4 Responses to “A trip to view the fall colors detours in Zumbro Falls”

  1. Judy Says:

    I too lived in Hammond, my home was affected by the flood and still after 5 months I am unable to live in my house. I was fortunate in that I had a daughter in Rochester which is where I am currently staying.
    I feel I am one of many individuals that were left to fend for ourselves or one might say fell through the cracks. I guess I earn a dollar too much to receive any financial help and am not on the high priority list to receive help from community, county, state or federal government. I have applied in hopes to get a buy-out for my house but that process can take up to another 2 years to go through all the red tape and even then I may not be offered the buy-out option. Like many other people affected by this flood, I feel like my life has been put on hold, uncertain how, when or if it will return to some kind of normalcy?
    I do want to say I am grateful for those who have been able return to their homes and say thank you to those who helped.

    • Audrey Kletscher Helbling Says:

      Judy, I cannot imagine being in your situation with the frustration and helplessness you feel. Is there anything the average Minnesotan can do right now to help you or other Hammond residents affected by the September 2010 flood?

      • Judy Says:

        I don’t know how the average Mn can help and maybe they are and it’s not being funneled down to the people who it was intended for. I don’t expect the average Mn to hand me over money or come rebuild my house for me free of charge but I know that there was a lot of money donated since all this began and I wonder where it all went? I did receive a couple of gas and Walmart cards totaling about $300, but besides that, that is pretty much it. I have not been able to receive any type of assistance for a place to stay, rent anything. Thank you for your concerns and for posting information of the flooding on your website, I know Katie (Shones), she is a very nice person.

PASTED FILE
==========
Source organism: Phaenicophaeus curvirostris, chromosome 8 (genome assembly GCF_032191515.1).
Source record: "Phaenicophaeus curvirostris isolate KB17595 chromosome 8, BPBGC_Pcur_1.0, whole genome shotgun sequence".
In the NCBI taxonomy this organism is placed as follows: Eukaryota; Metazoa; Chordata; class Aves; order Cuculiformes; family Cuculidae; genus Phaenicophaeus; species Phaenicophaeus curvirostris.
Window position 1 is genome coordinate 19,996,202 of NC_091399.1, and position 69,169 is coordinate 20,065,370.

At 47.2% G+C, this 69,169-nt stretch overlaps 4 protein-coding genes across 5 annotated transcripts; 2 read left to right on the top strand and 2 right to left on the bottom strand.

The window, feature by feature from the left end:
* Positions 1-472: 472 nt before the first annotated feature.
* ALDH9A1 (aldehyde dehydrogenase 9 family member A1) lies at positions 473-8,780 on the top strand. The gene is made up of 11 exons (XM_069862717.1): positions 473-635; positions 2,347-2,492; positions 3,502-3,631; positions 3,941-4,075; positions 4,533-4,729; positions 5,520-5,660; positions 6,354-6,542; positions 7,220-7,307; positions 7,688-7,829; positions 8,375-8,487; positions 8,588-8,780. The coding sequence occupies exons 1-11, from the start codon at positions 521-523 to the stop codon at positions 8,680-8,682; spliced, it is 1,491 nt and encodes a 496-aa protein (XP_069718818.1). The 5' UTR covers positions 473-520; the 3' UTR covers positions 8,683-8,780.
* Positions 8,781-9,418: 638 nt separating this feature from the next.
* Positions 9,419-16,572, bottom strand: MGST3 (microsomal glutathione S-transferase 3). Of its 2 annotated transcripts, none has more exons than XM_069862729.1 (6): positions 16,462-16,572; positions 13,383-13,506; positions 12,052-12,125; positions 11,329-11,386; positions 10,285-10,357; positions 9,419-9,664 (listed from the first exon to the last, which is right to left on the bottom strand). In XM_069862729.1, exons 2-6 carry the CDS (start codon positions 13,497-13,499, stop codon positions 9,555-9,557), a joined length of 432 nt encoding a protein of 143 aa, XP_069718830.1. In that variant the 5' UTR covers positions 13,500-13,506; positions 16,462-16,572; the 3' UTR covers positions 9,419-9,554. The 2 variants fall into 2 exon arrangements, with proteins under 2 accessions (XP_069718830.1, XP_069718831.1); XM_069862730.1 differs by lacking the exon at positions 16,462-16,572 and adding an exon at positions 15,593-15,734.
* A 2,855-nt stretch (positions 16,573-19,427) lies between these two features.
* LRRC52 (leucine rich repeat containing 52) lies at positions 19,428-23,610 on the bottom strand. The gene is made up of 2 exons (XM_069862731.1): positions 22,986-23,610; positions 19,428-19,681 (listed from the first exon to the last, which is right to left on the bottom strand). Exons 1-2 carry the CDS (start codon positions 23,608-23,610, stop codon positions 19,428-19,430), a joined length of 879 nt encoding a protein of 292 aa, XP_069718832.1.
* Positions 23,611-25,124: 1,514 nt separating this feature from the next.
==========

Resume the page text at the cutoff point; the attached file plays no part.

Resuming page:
• Audrey Kletscher Helbling Says:

        Can anyone out there answer Judy’s question: What has happened to the monies donated for survivors of the floods in southeastern Minnesota?

        Where can Judy get financial help?

        I get the sense, in my communication with flood survivors in the Hammond and Zumbro Falls areas, that they feel forgotten. That is why I am specifically making an effort to tell their stories. I am in the process of pulling together an installment of stories from one survivor, Tina Marlowe. Watch for the first article soon.

        In the meantime, I encourage Minnesotans not to forget about these fellow Minnesotans who are still in need of our help. And I thank those of you who have already assisted.


Leave a Reply

Fill in your details below or click an icon to log in:

WordPress.com Logo

You are commenting using your WordPress.com account. Log Out /  Change )

Google photo

You are commenting using your Google account. Log Out /  Change )

Twitter picture

You are commenting using your Twitter account. Log Out /  Change )

Facebook photo

You are commenting using your Facebook account. Log Out /  Change )

Connecting to %s

This site uses Akismet to reduce spam. Learn how your comment data is processed.